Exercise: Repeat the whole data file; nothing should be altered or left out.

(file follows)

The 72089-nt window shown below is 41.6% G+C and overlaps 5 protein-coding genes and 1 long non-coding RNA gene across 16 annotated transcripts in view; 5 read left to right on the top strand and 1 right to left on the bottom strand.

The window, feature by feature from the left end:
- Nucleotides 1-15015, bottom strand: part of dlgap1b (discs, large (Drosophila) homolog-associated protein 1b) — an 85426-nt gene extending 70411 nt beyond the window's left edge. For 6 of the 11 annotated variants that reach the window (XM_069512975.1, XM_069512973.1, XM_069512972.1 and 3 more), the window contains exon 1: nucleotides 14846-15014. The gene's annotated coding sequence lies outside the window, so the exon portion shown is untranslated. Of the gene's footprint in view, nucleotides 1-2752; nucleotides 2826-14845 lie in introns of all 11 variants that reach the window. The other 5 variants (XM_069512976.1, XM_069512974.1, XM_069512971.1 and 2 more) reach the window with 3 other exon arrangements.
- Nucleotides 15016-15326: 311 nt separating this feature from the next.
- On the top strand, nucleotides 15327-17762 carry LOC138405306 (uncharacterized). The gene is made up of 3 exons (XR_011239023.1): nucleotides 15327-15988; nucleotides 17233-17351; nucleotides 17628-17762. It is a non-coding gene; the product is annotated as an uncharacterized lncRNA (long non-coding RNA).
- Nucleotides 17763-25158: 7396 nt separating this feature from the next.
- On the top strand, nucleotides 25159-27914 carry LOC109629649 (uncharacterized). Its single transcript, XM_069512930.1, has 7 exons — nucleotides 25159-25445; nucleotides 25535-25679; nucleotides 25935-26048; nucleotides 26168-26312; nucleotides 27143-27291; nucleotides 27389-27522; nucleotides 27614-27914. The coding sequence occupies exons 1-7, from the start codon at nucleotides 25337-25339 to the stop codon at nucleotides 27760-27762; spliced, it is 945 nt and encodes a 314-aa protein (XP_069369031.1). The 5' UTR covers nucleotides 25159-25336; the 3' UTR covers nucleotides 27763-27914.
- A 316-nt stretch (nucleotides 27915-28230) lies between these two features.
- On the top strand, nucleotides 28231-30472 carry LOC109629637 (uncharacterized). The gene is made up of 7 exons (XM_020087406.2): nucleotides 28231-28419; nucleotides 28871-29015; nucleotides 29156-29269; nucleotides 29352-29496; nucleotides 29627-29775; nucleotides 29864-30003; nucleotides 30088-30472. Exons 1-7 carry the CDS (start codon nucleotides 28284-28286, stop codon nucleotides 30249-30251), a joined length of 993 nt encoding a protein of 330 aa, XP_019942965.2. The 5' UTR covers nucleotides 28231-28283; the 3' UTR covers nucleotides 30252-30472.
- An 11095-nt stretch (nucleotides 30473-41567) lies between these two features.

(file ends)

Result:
The 72089-nt window shown below is 41.6% G+C and overlaps 5 protein-coding genes and 1 long non-coding RNA gene across 16 annotated transcripts in view; 5 read left to right on the top strand and 1 right to left on the bottom strand.

The window, feature by feature from the left end:
- Nucleotides 1-15015, bottom strand: part of dlgap1b (discs, large (Drosophila) homolog-associated protein 1b) — an 85426-nt gene extending 70411 nt beyond the window's left edge. For 6 of the 11 annotated variants that reach the window (XM_069512975.1, XM_069512973.1, XM_069512972.1 and 3 more), the window contains exon 1: nucleotides 14846-15014. The gene's annotated coding sequence lies outside the window, so the exon portion shown is untranslated. Of the gene's footprint in view, nucleotides 1-2752; nucleotides 2826-14845 lie in introns of all 11 variants that reach the window. The other 5 variants (XM_069512976.1, XM_069512974.1, XM_069512971.1 and 2 more) reach the window with 3 other exon arrangements.
- Nucleotides 15016-15326: 311 nt separating this feature from the next.
- On the top strand, nucleotides 15327-17762 carry LOC138405306 (uncharacterized). The gene is made up of 3 exons (XR_011239023.1): nucleotides 15327-15988; nucleotides 17233-17351; nucleotides 17628-17762. It is a non-coding gene; the product is annotated as an uncharacterized lncRNA (long non-coding RNA).
- Nucleotides 17763-25158: 7396 nt separating this feature from the next.
- On the top strand, nucleotides 25159-27914 carry LOC109629649 (uncharacterized). Its single transcript, XM_069512930.1, has 7 exons — nucleotides 25159-25445; nucleotides 25535-25679; nucleotides 25935-26048; nucleotides 26168-26312; nucleotides 27143-27291; nucleotides 27389-27522; nucleotides 27614-27914. The coding sequence occupies exons 1-7, from the start codon at nucleotides 25337-25339 to the stop codon at nucleotides 27760-27762; spliced, it is 945 nt and encodes a 314-aa protein (XP_069369031.1). The 5' UTR covers nucleotides 25159-25336; the 3' UTR covers nucleotides 27763-27914.
- A 316-nt stretch (nucleotides 27915-28230) lies between these two features.
- On the top strand, nucleotides 28231-30472 carry LOC109629637 (uncharacterized). The gene is made up of 7 exons (XM_020087406.2): nucleotides 28231-28419; nucleotides 28871-29015; nucleotides 29156-29269; nucleotides 29352-29496; nucleotides 29627-29775; nucleotides 29864-30003; nucleotides 30088-30472. Exons 1-7 carry the CDS (start codon nucleotides 28284-28286, stop codon nucleotides 30249-30251), a joined length of 993 nt encoding a protein of 330 aa, XP_019942965.2. The 5' UTR covers nucleotides 28231-28283; the 3' UTR covers nucleotides 30252-30472.
- An 11095-nt stretch (nucleotides 30473-41567) lies between these two features.